It’s about Doing the Right Thing

Presentation to the
Simms Millenium Park, Courtenay B.C.
Saturday, November 16, 2013
(Caps in text are the audience response.)

Good Afternoon. This is quite a crowd. Good to see so many of you here.

I’ll start with a question. Why have you come here this afternoon? What has motivated you? Is it because you want to win something? Here is why I’m asking.

Last year our local environmental group had an exhibit at the Fall Fair. In front of our exhibit was a map showing where the proposed Raven Coal Mine was located. I saw a man looking at the map, I approached him and, after a brief discussion about the mine, he said to me, “I really respect what you are doing. But this is not for me. For eight years I worked for Green Peace. But I burned out when I realized that despite all our work we were not going to win.

By sheer coincidence, a little later another man with a history of environmental work came up to our booth and said, “I’m not going to come out against the mine. It will do no good unless we can change the whole capitalistic system. We are never going to win.

I’ve thought a great deal about these two men. I hate the use of “winning” as a motivator. For one thing, this is not a game. Both the Enbridge Pipeline transporting tar sands bitumen across B.C. to huge ships travelling down our coast and the proposed coal mines planned for the Comox Valley are a clear and present danger to our community, to our province and indeed to Canada and to the world at large.

For another thing, when we lose, and we sometimes do lose, some folks just take their bat and ball and go home. They are not in for the long haul.

So what does motivate you? I believe it is a spiritual reality. I’m sure that if you look deeply into your soul you will find two things. First, awareness that you and what you love is being abused. This is often manifest in anger and perhaps outrage. Second, you discover welling up within you a desire to stop this injustice by standing up and doing the right thing.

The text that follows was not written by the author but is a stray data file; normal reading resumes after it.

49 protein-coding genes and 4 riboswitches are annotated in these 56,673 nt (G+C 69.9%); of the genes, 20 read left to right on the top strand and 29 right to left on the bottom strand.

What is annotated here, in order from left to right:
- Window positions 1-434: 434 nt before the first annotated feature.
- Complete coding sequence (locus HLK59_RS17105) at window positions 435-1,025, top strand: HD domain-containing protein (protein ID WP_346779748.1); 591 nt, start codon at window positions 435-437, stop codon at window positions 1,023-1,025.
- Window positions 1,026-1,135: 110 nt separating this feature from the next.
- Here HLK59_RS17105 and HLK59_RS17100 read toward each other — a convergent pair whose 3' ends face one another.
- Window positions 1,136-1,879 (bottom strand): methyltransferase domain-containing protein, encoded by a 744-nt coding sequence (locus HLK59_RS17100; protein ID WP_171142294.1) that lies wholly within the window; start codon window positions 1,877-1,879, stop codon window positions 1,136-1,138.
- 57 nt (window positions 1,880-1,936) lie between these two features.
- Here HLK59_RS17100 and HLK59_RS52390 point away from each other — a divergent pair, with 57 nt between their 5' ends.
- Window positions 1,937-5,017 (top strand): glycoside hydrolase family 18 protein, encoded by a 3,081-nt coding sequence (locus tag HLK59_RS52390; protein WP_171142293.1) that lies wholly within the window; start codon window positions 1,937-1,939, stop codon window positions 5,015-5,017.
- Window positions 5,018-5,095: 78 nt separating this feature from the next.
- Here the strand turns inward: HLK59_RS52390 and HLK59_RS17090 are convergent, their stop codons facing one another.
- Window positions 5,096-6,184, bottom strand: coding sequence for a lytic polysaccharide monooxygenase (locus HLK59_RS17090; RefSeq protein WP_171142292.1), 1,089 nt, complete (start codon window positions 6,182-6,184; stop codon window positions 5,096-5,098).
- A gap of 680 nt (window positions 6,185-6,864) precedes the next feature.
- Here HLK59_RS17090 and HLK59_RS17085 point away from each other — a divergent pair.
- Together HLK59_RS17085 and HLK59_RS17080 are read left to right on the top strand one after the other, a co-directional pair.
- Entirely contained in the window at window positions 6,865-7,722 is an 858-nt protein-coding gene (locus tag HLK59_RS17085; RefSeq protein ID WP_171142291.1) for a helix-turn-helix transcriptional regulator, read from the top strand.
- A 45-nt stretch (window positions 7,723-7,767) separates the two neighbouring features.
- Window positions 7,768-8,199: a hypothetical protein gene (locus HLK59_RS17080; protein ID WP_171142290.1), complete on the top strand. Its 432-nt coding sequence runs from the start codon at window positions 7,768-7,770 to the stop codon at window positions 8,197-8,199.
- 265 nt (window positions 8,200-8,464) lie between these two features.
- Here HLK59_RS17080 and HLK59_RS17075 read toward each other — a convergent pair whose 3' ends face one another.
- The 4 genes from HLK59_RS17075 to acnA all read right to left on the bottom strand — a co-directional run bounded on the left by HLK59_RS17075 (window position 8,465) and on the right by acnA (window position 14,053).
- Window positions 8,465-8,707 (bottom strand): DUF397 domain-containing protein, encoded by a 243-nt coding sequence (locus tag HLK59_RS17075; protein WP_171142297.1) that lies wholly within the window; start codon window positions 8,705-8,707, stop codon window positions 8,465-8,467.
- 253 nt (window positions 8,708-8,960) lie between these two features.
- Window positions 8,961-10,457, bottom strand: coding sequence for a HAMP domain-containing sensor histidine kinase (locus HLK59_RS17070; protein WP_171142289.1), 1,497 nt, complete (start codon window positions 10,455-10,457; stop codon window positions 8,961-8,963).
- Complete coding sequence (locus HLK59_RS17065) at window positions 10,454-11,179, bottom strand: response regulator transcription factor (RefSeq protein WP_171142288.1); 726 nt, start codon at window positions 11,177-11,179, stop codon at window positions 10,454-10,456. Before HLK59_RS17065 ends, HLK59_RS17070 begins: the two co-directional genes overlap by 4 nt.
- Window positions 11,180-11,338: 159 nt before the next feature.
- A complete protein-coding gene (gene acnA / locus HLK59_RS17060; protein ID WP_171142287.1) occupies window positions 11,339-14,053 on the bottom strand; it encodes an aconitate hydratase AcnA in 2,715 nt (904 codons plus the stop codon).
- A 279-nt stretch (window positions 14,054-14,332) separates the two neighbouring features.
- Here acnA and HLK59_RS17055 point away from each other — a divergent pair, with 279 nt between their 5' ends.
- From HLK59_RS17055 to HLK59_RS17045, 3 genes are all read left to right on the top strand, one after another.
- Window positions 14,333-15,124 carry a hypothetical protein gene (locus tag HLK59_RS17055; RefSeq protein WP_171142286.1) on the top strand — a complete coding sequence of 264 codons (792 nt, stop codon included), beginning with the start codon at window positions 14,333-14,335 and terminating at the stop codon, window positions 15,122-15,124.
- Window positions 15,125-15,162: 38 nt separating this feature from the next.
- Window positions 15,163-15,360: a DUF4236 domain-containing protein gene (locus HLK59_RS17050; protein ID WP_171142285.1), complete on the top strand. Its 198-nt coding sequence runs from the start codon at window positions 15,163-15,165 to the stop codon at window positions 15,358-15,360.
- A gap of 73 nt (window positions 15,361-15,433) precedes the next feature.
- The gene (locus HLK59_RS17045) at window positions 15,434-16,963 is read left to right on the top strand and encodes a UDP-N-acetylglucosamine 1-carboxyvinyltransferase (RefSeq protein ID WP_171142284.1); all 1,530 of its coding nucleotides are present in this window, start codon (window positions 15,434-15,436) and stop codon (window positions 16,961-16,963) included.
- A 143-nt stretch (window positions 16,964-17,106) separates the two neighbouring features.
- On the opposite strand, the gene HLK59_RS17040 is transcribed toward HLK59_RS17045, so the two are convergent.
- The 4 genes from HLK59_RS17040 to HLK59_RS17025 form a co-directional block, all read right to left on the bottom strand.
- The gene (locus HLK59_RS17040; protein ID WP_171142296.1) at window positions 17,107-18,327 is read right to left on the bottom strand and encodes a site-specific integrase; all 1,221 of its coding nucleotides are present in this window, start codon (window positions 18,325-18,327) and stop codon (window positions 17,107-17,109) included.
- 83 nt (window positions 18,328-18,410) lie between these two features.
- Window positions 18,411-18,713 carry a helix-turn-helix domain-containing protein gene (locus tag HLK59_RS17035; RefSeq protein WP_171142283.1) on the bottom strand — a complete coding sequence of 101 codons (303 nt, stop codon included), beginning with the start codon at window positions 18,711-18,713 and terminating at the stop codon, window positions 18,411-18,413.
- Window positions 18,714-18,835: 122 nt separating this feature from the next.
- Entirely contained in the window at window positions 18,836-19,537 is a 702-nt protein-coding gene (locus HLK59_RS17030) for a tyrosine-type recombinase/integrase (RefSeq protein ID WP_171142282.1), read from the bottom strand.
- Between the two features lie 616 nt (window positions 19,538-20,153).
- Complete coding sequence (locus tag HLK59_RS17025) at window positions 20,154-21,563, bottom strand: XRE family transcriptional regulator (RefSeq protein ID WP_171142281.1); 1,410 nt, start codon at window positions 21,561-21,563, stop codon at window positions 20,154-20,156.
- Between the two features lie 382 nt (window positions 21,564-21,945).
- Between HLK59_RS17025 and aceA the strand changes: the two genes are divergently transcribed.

Many people have gone ahead of us who have faced even greater challenges than we face. We can learn from them.

When Mahatma Gandhi decided to take on the almost 100 year old British colonial Raj, he didn’t get a small group together and say, “Okay Guys, How are we going to win this thing? He and his friends just decided to stand up to the abuse and do the right thing.

Then there was that day on the bus in Montgomery Alabama when Rosa Parks refused to surrender her seat to a white passenger and ended up in jail. She wasn’t thinking of winning anything. She just got tired of being pushed around and knew it was the right thing to do. So did Martin Luther King as he watched the events develop in Birmingham. Wounded men, women and children were scattered on the ground after they had been brutalized by Bull Connor’s police with their truncheons, attack dogs and water cannons.

Nelson Mandela spent 27 years in South African jails. He undoubtedly continued to hear of the deaths of many of his people killed by the regime for trying to stand up for their rights. But he sat in that cell, became a hero for his perseverance and, after years of international pressure, the regime tried to deal with him. They would let him out if he would be a good boy and stop protesting. “No Deal” he said. He refused to come out until he could be released on his own terms. He knew it was the right thing to do.

As we look to the future there is one thing we can win. We can win the minds and hearts of the people of this valley.